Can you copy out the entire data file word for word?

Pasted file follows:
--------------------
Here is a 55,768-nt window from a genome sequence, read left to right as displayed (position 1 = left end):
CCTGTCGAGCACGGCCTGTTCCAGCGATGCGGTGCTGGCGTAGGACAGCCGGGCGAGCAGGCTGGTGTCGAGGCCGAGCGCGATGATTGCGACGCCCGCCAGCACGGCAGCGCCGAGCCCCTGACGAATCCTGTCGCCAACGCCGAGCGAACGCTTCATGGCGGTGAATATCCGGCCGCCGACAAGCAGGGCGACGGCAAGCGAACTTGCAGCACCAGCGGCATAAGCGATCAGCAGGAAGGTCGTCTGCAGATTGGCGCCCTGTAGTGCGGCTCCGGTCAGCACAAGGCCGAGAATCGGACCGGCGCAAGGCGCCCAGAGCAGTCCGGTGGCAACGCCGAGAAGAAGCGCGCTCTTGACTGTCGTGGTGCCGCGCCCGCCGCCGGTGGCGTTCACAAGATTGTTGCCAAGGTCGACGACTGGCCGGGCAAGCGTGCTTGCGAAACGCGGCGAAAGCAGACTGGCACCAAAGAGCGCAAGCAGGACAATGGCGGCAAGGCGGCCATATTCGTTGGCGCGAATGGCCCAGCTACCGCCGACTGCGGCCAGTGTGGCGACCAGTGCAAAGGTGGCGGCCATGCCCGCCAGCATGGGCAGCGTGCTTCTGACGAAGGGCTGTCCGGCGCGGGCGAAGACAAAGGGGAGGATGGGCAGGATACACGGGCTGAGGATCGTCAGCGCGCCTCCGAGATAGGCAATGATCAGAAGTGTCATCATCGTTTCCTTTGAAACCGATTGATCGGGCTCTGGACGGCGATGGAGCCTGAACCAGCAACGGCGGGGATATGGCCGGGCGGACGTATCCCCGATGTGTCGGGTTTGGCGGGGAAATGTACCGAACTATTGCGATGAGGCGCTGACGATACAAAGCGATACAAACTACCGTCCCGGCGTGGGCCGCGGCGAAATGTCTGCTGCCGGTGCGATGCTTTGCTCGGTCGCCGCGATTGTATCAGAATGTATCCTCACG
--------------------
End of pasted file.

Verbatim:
Here is a 55,768-nt window from a genome sequence, read left to right as displayed (position 1 = left end):
CCTGTCGAGCACGGCCTGTTCCAGCGATGCGGTGCTGGCGTAGGACAGCCGGGCGAGCAGGCTGGTGTCGAGGCCGAGCGCGATGATTGCGACGCCCGCCAGCACGGCAGCGCCGAGCCCCTGACGAATCCTGTCGCCAACGCCGAGCGAACGCTTCATGGCGGTGAATATCCGGCCGCCGACAAGCAGGGCGACGGCAAGCGAACTTGCAGCACCAGCGGCATAAGCGATCAGCAGGAAGGTCGTCTGCAGATTGGCGCCCTGTAGTGCGGCTCCGGTCAGCACAAGGCCGAGAATCGGACCGGCGCAAGGCGCCCAGAGCAGTCCGGTGGCAACGCCGAGAAGAAGCGCGCTCTTGACTGTCGTGGTGCCGCGCCCGCCGCCGGTGGCGTTCACAAGATTGTTGCCAAGGTCGACGACTGGCCGGGCAAGCGTGCTTGCGAAACGCGGCGAAAGCAGACTGGCACCAAAGAGCGCAAGCAGGACAATGGCGGCAAGGCGGCCATATTCGTTGGCGCGAATGGCCCAGCTACCGCCGACTGCGGCCAGTGTGGCGACCAGTGCAAAGGTGGCGGCCATGCCCGCCAGCATGGGCAGCGTGCTTCTGACGAAGGGCTGTCCGGCGCGGGCGAAGACAAAGGGGAGGATGGGCAGGATACACGGGCTGAGGATCGTCAGCGCGCCTCCGAGATAGGCAATGATCAGAAGTGTCATCATCGTTTCCTTTGAAACCGATTGATCGGGCTCTGGACGGCGATGGAGCCTGAACCAGCAACGGCGGGGATATGGCCGGGCGGACGTATCCCCGATGTGTCGGGTTTGGCGGGGAAATGTACCGAACTATTGCGATGAGGCGCTGACGATACAAAGCGATACAAACTACCGTCCCGGCGTGGGCCGCGGCGAAATGTCTGCTGCCGGTGCGATGCTTTGCTCGGTCGCCGCGATTGTATCAGAATGTATCCTCACG